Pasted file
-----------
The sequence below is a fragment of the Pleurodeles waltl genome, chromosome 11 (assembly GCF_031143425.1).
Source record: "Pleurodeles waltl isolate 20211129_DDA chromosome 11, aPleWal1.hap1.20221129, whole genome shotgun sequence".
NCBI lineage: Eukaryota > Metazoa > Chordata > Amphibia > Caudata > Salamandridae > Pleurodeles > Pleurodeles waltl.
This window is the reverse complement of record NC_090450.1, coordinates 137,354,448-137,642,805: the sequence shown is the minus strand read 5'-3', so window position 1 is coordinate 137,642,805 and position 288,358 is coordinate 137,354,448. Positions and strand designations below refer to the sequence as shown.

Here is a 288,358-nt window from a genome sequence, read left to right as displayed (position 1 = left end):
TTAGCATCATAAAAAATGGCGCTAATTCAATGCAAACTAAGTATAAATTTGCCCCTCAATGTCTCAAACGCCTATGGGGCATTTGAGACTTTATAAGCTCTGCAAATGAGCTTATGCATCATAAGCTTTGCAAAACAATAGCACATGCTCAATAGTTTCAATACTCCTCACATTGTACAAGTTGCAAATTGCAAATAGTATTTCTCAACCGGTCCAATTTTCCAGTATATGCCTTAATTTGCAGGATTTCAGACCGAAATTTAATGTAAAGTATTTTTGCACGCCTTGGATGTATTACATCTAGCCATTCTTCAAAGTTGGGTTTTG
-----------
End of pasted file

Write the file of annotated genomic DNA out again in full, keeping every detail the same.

The sequence below is a fragment of the Pleurodeles waltl genome, chromosome 11 (assembly GCF_031143425.1).
Source record: "Pleurodeles waltl isolate 20211129_DDA chromosome 11, aPleWal1.hap1.20221129, whole genome shotgun sequence".
NCBI lineage: Eukaryota > Metazoa > Chordata > Amphibia > Caudata > Salamandridae > Pleurodeles > Pleurodeles waltl.
This window is the reverse complement of record NC_090450.1, coordinates 137,354,448-137,642,805: the sequence shown is the minus strand read 5'-3', so window position 1 is coordinate 137,642,805 and position 288,358 is coordinate 137,354,448. Positions and strand designations below refer to the sequence as shown.

Here is a 288,358-nt window from a genome sequence, read left to right as displayed (position 1 = left end):
TTAGCATCATAAAAAATGGCGCTAATTCAATGCAAACTAAGTATAAATTTGCCCCTCAATGTCTCAAACGCCTATGGGGCATTTGAGACTTTATAAGCTCTGCAAATGAGCTTATGCATCATAAGCTTTGCAAAACAATAGCACATGCTCAATAGTTTCAATACTCCTCACATTGTACAAGTTGCAAATTGCAAATAGTATTTCTCAACCGGTCCAATTTTCCAGTATATGCCTTAATTTGCAGGATTTCAGACCGAAATTTAATGTAAAGTATTTTTGCACGCCTTGGATGTATTACATCTAGCCATTCTTCAAAGTTGGGTTTTG